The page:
Being a young woman is hard. My whole life, I’ve known that women aren’t treated the same way as men. People use different adjectives to describe us and our abilities. Different tones. Different levels of understanding and concern. I’m not expected to do as well as my male colleagues, both mentally and physically. The other day, my teacher told the class that the push-up test was “harder for girls.” We all just accepted this fact: that because we’re female, we “probably” won’t be able to do as well as our male classmates. Never mind our levels of various athletic abilities; our gender makes the biggest difference.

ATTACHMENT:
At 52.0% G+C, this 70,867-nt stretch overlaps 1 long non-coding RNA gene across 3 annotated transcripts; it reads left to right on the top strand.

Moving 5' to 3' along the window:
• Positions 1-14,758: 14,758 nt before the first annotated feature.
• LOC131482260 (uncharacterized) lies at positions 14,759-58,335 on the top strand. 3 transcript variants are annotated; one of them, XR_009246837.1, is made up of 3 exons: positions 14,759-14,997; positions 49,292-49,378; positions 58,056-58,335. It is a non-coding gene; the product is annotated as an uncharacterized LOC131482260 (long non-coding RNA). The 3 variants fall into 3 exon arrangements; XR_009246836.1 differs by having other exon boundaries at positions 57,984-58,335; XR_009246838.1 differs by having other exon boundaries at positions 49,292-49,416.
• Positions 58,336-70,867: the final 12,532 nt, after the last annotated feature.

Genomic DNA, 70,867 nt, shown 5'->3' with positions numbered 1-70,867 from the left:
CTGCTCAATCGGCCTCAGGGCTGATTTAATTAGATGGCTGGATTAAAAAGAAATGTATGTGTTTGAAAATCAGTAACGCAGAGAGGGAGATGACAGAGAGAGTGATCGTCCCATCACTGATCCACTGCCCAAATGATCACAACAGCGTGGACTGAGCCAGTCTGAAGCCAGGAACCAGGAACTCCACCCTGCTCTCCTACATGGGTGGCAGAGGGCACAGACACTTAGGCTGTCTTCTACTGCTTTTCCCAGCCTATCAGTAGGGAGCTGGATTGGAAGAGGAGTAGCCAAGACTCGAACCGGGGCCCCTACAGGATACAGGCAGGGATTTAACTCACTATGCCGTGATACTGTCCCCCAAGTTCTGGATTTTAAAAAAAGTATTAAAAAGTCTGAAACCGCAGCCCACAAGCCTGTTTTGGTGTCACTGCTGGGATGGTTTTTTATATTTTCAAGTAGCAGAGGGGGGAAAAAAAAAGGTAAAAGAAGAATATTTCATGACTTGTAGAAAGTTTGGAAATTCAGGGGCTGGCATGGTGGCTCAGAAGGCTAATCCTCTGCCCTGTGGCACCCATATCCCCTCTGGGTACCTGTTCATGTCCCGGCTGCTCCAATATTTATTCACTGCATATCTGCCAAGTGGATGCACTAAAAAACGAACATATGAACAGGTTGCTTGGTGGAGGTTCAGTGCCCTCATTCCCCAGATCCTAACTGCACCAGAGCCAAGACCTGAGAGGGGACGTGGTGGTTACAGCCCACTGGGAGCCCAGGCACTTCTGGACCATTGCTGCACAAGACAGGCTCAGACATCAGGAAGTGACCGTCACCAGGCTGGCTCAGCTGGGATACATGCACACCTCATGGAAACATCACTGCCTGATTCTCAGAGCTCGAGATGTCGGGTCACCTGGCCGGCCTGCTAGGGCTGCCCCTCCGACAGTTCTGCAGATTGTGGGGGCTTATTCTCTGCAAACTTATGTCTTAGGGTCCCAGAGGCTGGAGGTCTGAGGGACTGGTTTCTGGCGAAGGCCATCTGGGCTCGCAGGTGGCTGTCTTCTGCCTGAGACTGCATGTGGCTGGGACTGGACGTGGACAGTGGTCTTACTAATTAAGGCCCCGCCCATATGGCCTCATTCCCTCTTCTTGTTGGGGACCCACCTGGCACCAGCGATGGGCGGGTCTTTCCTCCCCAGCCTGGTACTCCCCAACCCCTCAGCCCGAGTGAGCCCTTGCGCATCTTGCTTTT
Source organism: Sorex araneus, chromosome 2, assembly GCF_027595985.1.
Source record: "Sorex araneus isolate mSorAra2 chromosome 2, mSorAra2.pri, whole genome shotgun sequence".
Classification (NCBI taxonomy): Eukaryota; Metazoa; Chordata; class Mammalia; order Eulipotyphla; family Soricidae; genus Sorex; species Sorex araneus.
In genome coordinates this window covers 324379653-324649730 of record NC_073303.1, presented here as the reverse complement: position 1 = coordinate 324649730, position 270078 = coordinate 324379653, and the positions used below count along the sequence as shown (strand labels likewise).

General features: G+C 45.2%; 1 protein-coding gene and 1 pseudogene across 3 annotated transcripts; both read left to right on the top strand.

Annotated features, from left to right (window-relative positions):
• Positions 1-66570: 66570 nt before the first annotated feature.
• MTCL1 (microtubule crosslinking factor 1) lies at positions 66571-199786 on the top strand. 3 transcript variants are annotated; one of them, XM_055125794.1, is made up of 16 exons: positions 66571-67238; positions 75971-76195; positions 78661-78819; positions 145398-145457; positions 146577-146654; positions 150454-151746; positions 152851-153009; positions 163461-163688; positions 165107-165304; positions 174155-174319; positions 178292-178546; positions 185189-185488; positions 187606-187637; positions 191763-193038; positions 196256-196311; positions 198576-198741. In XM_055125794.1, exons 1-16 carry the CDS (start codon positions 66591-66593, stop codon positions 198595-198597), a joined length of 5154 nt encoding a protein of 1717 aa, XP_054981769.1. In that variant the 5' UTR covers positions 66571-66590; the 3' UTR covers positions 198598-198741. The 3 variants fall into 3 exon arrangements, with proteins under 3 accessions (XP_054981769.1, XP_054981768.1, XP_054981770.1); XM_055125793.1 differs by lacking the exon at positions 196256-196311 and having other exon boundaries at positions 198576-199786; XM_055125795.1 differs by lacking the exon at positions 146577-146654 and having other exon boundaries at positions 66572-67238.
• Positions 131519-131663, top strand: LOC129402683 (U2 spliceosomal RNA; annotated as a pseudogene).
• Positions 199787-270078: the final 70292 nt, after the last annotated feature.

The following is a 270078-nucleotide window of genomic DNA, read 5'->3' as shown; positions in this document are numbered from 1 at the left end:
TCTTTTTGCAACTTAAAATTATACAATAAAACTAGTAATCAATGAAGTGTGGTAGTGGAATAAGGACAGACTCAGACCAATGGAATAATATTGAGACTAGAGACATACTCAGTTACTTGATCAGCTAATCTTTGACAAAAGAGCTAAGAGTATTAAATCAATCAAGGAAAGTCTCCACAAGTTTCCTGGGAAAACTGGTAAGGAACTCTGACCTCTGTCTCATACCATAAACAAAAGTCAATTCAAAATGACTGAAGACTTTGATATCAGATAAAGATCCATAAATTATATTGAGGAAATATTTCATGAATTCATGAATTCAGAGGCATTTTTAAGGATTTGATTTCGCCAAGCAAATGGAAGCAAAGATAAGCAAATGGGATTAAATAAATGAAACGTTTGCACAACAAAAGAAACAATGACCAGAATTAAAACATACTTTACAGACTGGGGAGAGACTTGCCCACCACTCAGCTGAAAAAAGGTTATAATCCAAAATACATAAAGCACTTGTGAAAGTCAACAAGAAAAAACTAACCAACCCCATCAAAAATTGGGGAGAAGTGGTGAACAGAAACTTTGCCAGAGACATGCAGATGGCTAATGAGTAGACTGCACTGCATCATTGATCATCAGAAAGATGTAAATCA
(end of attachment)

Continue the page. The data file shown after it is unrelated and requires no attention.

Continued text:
Although my teacher may have had an alternate meaning for her words, and stated as plainly as it was, it tells me and my female peers that for some reason, we’re expected to be weaker. Every single day, I receive little reminders like these of how women are inferior to men. It comes in the unconcern the general public has for female sports; this idea that my male friends have in their heads that they can’t wrestle with me because I’m too fragile; a slightly sexist joke that my teacher uses in a lesson; the fact that my male relatives talk to each other about matters such as fishing, businesses and the community, and each time I attempt to join the conversation, they quiet down. When added all together, they send a bigger message: that women in mind, body and spirit are weaker. Do you know how much this affects us? As little girls, we may not be able to put these feelings into words, but we already know that the world sees us as inferior. We grow up knowing that we’re not going to get as good of a chance, that we’re going to be treated with less respect and expected to not do as well. Why am I telling you this? Think about your mother. Your sister. Your daughter. What can you do to make this world a better place for them?